Forum for Science, Industry and Business

Sponsored by:     3M 
Search our Site:

 

MEMS chips get metatlenses

21.02.2018

Combining metasurface lenses with MEMS technology could add high-speed scanning and enhance focusing capability of optical systems.

Lens technologies have advanced across all scales, from digital cameras and high bandwidth in fiber optics to the LIGO lab instruments. Now, a new lens technology that could be produced using standard computer-chip technology is emerging and could replace the bulky layers and complex geometries of traditional curved lenses.


Metasurface-based flat lens integrated onto a MEMS scanner: Scanning electron micrograph (left) and optical microscope image (right) of a lens-on-MEMS device. Integration of MEMS devices with metalenses will help to create a new paradigm to manipulate light by combining the strength of these technologies: high-speed dynamic control with precise spatial manipulation of wave-fronts.

Credit: Center for Nanoscale Materials, Argonne National Lab

Flat lenses, unlike their traditional counterparts, are relatively lightweight, based on optical nanomaterials known as metasurfaces. When the subwavelength nanostructures of a metasurface form certain repeated patterns, they mimic the complex curvatures that refract light, but with less bulk and an improved ability to focus light with reduced distortion. However, most of these nanostructured devices are static, which limits their functionality.

Federico Capasso, an applied physicist at Harvard University who pioneered metalens technology, and Daniel Lopez, group leader of nanofabrication and devices at Argonne National Laboratory and an early developer of microelectromechanical systems (MEMS), brainstormed about adding motion capabilities like fast scanning and beam steering to metalenses for new applications.

Capasso and Lopez developed a device that integrates mid-infrared spectrum metalenses onto MEMS. The researchers report their findings this week in APL Photonics, from AIP Publishing.

MEMS is a circuit-based technology that incorporates microelectronics, like those found in computer chips, and includes mechanical microstructures like actuators and gears. Ubiquitous in everything from cellphones to airbags, biosensing devices, appliances and optics, MEMS are fabricated using the same techniques used for integrated circuits on typical computer chips.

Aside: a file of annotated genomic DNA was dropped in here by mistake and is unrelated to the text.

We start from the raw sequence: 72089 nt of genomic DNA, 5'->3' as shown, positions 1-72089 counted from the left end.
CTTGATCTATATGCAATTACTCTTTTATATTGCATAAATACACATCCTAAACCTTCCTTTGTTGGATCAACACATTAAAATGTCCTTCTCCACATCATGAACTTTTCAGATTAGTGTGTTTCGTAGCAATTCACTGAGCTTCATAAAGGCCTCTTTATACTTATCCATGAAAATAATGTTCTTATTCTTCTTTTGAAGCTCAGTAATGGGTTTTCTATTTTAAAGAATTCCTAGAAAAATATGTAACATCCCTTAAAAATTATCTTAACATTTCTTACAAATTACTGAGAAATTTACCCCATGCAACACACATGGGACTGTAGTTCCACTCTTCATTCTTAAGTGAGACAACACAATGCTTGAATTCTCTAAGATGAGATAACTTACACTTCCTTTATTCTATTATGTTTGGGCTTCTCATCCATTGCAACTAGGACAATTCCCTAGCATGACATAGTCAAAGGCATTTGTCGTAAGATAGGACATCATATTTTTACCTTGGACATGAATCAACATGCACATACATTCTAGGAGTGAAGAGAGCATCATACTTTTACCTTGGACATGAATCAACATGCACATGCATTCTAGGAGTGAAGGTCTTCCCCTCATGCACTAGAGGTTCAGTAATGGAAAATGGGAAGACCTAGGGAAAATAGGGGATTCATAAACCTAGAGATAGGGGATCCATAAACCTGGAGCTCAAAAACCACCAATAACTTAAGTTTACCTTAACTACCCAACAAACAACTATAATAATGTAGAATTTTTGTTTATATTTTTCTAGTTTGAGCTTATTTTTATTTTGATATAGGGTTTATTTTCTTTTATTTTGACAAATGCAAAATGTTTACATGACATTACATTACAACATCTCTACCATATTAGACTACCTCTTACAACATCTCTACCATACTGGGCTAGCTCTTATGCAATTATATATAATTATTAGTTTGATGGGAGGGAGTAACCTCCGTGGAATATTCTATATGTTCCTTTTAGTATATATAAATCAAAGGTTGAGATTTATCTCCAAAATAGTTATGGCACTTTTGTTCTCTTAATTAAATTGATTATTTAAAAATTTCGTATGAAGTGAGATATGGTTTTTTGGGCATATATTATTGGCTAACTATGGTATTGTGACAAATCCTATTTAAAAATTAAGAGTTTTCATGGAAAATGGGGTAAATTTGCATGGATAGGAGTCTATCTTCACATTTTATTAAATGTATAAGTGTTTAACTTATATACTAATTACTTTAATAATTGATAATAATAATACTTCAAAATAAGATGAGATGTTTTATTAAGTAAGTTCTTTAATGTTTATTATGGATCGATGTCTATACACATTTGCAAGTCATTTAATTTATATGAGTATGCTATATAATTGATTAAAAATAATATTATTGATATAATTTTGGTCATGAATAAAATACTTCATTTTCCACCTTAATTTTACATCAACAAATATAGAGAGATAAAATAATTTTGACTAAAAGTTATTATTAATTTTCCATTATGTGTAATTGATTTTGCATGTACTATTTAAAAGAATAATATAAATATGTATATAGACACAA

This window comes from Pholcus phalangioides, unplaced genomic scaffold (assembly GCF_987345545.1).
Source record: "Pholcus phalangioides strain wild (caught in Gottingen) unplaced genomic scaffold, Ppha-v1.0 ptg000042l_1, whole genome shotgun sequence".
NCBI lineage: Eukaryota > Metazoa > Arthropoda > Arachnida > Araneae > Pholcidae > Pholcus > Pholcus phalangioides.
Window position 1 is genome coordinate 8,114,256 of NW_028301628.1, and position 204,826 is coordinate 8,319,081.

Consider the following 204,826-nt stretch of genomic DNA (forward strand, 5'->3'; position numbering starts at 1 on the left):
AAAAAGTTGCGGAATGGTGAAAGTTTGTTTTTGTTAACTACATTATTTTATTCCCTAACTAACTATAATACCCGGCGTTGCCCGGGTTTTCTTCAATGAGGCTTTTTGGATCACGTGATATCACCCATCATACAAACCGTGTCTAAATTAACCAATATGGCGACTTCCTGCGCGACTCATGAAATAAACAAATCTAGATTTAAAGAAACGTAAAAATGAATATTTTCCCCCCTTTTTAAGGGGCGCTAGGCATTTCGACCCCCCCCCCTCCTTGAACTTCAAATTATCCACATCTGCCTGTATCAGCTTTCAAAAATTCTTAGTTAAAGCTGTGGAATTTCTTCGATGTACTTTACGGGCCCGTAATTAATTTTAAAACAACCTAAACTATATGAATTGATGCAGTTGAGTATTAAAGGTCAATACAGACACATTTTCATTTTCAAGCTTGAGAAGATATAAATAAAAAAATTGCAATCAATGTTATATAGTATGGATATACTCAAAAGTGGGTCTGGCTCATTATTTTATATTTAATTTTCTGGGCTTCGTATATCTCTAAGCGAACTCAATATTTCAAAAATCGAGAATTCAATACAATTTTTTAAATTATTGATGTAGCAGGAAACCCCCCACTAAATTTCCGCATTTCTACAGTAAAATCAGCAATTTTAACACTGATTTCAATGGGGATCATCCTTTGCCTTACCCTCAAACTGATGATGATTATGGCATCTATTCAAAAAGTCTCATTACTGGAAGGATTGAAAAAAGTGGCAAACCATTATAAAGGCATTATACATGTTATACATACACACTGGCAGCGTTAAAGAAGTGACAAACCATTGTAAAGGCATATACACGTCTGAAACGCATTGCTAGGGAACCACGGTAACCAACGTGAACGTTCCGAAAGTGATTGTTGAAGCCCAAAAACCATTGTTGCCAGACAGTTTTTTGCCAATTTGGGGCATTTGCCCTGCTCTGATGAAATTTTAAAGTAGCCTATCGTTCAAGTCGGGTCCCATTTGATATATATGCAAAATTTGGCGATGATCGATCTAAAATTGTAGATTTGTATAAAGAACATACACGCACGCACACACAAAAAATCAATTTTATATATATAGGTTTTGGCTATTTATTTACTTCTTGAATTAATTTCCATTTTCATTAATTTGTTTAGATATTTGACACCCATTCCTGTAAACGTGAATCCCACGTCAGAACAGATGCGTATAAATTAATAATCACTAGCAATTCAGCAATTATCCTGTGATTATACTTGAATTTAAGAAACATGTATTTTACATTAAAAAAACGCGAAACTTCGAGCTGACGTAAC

"Dense integration of thousands of individually controlled lens-on-MEMS devices onto a single silicon chip would allow an unprecedented degree of control and manipulation of the optical field," Lopez Said.

The researchers formed the metasurface lens using standard photolithography techniques on a silicon-on-insulator wafer with a 2-micron-thick top device layer, a 200-nanometer buried-oxide layer, and a 600-micron-thick handle layer. Then, they placed the flat lens onto a MEMS scanner, essentially a micromirror that deflects light for high-speed optical path length modulation. They aligned the lens with the MEMS' central platform and fixed them together by depositing small platinum patches.

"Our MEMS-integrated metasurface lens prototype can be electrically controlled to vary the angular rotation of a flat lens and can scan the focal spot by several degrees," Lopez said. "Furthermore, this proof-of-concept integration of metasurface-based flat lenses with MEMS scanners can be extended to the visible and other parts of the electromagnetic spectrum, implying the potential for application across wider fields, such as MEMS-based microscope systems, holographic and projection imaging, LIDAR (light detection and ranging) scanners and laser printing."

When electrostatically actuated, the MEMS platform controls the angle of the lens along two orthogonal axes, allowing the scanning of the flat lens focal spot by about 9 degrees in each direction. The researchers estimate that the focusing efficiency is about 85 percent.

"Such metalenses can be mass produced with the same computer-chip fabrication technology and in the future, will replace conventional lenses in a wide range of applications," Capasso said.

###